At once darkly comic and moving, this witty exploration of female friendship, envy, and misguided ambition by the author of the number-one bestseller Drowning Ruth, deliciously satirizes the desire to shine in the world.
In All is Vanity, Margaret and Letty, best friends since childhood and now living on opposite coasts, reach their mid-thirties and begin to chafe at their sense that they are not where they ought to be in life. Margaret, driven and overconfident, decides the best way to rectify this is to quit her job and whip out a literary tour de force. Frustrated almost immediately and humiliated at every turn, Margaret turns to Letty for support. But as Letty, a stay-at-home mother of four, begins to feel pressured to make a good showing in the upper-middle-class Los Angeles society into which her husbands new job has thrust her, Margaret sees a plot unfolding thats better than anything she could make up. Desperate to finish her book and against her better nature, she pushes Letty to take greater and greater risks, and secretly steals her friends stories as fast as she can live them. Hungry for the worlds regard, Margaret rashly sacrifices one of the things most precious to her, until the novels suspenseful conclusion shows her the terrible consequences of her betrayal.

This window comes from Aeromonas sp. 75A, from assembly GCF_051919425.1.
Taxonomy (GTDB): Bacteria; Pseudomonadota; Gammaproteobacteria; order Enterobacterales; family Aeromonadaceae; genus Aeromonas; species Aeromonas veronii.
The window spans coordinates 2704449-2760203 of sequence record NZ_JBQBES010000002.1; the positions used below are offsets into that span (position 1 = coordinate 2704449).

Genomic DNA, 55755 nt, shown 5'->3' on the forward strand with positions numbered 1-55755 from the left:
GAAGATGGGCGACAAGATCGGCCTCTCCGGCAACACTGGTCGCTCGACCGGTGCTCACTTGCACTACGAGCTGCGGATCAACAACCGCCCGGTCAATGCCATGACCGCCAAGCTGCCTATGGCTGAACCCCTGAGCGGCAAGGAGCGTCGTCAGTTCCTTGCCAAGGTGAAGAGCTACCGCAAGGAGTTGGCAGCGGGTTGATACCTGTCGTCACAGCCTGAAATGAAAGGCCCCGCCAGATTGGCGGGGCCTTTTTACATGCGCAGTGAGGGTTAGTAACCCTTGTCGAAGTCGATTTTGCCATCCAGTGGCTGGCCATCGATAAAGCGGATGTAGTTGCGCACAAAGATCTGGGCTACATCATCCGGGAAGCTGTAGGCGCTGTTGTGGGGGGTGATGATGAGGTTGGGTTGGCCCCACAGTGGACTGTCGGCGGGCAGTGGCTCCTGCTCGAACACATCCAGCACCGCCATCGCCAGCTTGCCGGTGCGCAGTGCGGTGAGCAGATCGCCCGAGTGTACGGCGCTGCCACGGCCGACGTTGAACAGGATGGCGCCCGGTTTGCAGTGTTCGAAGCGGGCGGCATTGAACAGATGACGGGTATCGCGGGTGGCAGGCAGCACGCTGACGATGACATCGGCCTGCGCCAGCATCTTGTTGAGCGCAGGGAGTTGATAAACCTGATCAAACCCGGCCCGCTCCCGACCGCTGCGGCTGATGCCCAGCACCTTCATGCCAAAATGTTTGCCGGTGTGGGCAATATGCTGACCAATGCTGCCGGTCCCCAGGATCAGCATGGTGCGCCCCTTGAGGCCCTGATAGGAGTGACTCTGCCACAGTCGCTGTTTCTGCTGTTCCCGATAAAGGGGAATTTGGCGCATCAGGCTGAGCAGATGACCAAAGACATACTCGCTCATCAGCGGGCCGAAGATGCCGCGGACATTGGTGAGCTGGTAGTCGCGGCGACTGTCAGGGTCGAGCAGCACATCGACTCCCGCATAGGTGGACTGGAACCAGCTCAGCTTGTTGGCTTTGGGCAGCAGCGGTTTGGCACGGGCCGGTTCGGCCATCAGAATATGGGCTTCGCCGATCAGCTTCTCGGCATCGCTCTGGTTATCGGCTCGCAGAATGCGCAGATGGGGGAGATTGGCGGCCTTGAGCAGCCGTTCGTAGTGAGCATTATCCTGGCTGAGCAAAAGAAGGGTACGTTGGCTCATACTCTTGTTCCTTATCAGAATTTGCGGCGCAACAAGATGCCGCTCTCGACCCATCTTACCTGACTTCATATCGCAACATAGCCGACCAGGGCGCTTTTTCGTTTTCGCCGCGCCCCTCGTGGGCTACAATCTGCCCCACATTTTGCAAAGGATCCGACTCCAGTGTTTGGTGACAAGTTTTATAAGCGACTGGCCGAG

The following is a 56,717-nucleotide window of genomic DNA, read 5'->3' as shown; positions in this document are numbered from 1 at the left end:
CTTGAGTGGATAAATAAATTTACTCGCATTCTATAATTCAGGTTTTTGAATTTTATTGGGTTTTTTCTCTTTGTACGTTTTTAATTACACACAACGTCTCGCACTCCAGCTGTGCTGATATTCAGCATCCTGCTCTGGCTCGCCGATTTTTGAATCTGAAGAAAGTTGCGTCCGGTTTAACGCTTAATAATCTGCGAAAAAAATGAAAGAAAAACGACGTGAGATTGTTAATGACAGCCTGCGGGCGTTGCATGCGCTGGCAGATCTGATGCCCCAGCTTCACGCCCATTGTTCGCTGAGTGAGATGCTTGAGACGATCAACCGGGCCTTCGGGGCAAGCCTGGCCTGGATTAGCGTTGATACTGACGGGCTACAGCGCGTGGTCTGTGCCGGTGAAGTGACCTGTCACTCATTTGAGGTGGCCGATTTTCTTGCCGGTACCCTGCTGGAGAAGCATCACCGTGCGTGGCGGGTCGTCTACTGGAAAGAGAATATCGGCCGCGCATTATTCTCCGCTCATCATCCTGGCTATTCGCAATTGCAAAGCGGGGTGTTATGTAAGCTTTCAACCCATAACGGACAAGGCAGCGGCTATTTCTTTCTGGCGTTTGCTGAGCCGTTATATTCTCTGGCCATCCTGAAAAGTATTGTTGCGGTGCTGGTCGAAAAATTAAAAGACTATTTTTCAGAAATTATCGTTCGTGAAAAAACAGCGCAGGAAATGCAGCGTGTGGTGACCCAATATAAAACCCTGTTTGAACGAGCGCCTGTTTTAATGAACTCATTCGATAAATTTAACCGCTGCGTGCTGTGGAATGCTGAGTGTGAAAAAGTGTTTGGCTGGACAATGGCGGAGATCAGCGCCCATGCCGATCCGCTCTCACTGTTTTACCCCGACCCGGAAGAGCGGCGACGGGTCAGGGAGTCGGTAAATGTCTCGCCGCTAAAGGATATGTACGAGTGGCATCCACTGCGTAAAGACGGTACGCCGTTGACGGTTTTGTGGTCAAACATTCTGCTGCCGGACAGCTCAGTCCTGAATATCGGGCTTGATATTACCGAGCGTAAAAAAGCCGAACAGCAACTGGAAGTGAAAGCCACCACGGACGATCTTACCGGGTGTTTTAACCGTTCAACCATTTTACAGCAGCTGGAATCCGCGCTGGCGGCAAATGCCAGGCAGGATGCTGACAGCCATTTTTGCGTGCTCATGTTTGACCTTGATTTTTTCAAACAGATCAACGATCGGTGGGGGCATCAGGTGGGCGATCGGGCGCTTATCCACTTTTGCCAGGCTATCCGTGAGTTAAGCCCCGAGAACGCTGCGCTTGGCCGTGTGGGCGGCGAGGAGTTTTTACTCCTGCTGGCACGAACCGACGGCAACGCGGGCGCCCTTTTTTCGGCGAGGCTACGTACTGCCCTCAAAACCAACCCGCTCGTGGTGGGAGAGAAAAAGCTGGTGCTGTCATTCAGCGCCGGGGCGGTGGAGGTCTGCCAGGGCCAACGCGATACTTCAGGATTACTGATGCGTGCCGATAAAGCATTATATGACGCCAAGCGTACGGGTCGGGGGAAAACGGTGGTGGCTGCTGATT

Widely celebrated for her debut novel, Drowning Ruth, Christina Schwarz once again proves herself to be a writer of remarkable depth and range. Like Drowning Ruth, All is Vanity probes into the mysteries of the human heart and uncovers the passions that drive ordinary people to break the rules in pursuit of their own desires.
I WAS A PROMISING CHILD. When I was seven, I spent an entire week hunkered down on the cranberry red carpeting in my father's study, building a scale model of the Temple of Athena at Paestum. I carved the columns out of Ivory soap with a paring knife and pushed red clay through my Play-Doh press to tile over the Styrofoam roof. I painted a frieze, which was cheating and ultimately unsatisfactory, since it was not authentically three-dimensional. My father wondered why not the Parthenon, but I wasn't interested in the obvious.
"Everyone knows the Parthenon, Dad," I said, in a superior tone, although, in fact, I knew no one other than he who was at all acquainted with the Greeks.
Three months after I'd finished my temple, my little brother, Warren, was parking his Hot Wheels in it.
When I was eight, I sewed two chamois I swiped from the garage into a little dress in the style of the Lakota Sioux. You'd think this would be less ambitious ...
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